It does look like they didn't do a structural inspection, which isn't unheard of here, but is pretty stupid given the nature of the housing stock (visual inspections/walk throughs are generally required for mortgages)

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                          Spoony, we have a "gift tax" regime and other rules on inter-generational transfers that could be used if there was any political will to do so.

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                              Originally posted by ursus arctos View Post
                              They are two rather different professions over here. Surveyors primarily deal with parcel boundaries and the like. Reed is talking about a structural engineer who does inspections of existing structures.
                              Yes that would indeed be a surveyor in the UK (building surveyor, rather than land surveyor), and what you call an inspection would be known as a survey.

                              The most dispiriting aspect of that story is that a house with so much time and money spent on it looks so bland and devoid of personality. All that tasteful interior-designer-friendly greige paint and neo-victoriana, and paintings that look just like the pick of the TK Maxx "wall art" section.

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                                Originally posted by SouthdownRebel View Post
                                Underrated. Great physical comedy.

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                                  Originally posted by ursus arctos View Post
                                  Yeah, the "Maker Academy" raises the possibility that he was previously a tech bro or banker who wasn't making a teacher's salary.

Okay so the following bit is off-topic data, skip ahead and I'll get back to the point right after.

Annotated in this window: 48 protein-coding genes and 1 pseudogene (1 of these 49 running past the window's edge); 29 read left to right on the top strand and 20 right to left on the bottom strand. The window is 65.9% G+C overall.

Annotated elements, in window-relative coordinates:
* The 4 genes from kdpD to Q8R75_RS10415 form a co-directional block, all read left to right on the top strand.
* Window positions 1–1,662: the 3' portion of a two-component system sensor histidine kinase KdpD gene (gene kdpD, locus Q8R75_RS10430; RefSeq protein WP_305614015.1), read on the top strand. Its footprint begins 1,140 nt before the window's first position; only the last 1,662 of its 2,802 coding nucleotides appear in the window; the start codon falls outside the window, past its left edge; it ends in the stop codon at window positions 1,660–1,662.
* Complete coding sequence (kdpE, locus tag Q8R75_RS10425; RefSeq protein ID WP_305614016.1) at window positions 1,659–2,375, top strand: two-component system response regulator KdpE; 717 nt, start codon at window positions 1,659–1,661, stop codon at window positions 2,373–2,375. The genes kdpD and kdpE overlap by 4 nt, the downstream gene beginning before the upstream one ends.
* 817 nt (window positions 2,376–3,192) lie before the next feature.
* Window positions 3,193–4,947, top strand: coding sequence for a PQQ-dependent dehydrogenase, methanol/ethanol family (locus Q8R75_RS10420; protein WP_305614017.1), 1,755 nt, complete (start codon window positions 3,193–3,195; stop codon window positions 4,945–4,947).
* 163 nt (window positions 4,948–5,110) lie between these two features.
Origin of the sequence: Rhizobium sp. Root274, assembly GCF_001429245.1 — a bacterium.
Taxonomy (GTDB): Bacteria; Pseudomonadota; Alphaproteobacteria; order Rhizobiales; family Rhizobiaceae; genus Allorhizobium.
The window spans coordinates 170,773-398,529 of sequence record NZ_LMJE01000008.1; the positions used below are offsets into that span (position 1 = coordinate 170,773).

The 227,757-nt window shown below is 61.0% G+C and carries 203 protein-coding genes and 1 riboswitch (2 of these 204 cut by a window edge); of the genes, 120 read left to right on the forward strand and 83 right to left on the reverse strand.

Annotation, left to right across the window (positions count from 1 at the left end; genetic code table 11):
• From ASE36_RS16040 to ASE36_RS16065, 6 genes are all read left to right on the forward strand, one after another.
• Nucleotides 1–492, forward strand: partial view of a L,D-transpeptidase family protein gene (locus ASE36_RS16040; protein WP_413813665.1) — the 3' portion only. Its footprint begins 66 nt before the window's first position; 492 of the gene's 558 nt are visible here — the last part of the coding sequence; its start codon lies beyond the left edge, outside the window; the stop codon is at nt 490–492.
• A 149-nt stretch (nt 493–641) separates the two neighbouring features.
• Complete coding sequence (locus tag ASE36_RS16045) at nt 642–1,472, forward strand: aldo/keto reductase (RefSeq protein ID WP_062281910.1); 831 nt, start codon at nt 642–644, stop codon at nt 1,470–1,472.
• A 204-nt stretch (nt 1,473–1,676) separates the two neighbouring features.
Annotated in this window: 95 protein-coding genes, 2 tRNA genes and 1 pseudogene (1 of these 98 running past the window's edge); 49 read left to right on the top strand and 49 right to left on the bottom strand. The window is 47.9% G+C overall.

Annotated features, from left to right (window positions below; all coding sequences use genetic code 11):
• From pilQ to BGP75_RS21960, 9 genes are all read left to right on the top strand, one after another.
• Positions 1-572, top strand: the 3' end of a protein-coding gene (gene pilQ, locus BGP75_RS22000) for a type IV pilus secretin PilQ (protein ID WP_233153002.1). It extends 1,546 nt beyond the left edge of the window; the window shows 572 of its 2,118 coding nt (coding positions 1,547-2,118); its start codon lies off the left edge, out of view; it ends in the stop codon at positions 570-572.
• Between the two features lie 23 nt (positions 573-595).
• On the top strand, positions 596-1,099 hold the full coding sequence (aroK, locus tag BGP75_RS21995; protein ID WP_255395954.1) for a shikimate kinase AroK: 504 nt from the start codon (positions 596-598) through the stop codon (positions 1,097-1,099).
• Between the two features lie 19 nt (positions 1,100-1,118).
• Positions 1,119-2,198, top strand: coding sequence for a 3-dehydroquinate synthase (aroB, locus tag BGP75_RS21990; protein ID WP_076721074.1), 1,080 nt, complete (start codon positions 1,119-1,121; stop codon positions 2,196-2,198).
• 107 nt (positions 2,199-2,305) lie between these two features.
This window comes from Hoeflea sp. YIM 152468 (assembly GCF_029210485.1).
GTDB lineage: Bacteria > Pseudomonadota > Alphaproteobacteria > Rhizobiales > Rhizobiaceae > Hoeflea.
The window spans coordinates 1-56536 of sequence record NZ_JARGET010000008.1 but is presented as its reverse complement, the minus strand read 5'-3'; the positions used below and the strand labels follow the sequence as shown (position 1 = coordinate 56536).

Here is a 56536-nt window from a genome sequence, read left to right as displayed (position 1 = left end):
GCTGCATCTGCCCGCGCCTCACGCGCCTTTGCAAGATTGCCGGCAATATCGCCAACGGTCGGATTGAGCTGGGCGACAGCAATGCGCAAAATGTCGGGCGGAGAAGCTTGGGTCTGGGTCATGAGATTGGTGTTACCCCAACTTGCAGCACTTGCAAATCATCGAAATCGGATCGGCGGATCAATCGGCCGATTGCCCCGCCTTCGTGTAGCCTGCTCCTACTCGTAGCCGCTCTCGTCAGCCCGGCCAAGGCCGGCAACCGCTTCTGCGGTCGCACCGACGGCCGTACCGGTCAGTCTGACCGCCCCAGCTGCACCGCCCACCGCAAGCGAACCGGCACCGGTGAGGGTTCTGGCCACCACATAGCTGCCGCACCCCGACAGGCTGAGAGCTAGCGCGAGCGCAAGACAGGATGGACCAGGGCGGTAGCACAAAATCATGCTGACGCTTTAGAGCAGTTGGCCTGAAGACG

It does look like they didn't do a structural inspection, which isn't unheard of here, but is pretty stupid given the nature of the housing stock (visual inspections/walk throughs are generally required for mortgages)
                                  My inspection determined I needed radon mitigation (which I still believe may be some kind of elaborate scam), and a few other minor things. But it was built in 1994.

                                  A regular inspection might not turn-up structural issues, but for that amount of money and that house, they should have hired one.

                                  On the other hand, it sounds like they would have bought it anyway or some other dumbass would have at that price.

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                                    In multiple-offer Toronto of last summer, you'd get 10 or 12 people bidding on a house - with all conditions waived. So, nothing conditional upon financing, inspection, etc. Apparently these would immediately put you out of the running.

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                                      My experience in the US compared with the UK was that the people in the US who did building inspections and so in didn't seem to have any legal liability, gave vague sort of reports if anything, and the whole show was very superficial. The UK surveyor handed me an 80 page report full of all kinds of thing, covering their arses on the tiniest risks of maybe a hint of decay in a joist somewhere, or whatever. I think UK surveyors can be in big financial trouble from mortgage lenders if they fail to spot problems that damage the value of the house. Our US inspection was - I think - voluntary, not needed by the mortgage company at all.

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                                        Originally posted by WOM View Post
                                        In multiple-offer Toronto of last summer, you'd get 10 or 12 people bidding on a house - with all conditions waived. So, nothing conditional upon financing, inspection, etc. Apparently these would immediately put you out of the running.
                                        That should be illegal.

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                                          Originally posted by San Bernardhinault View Post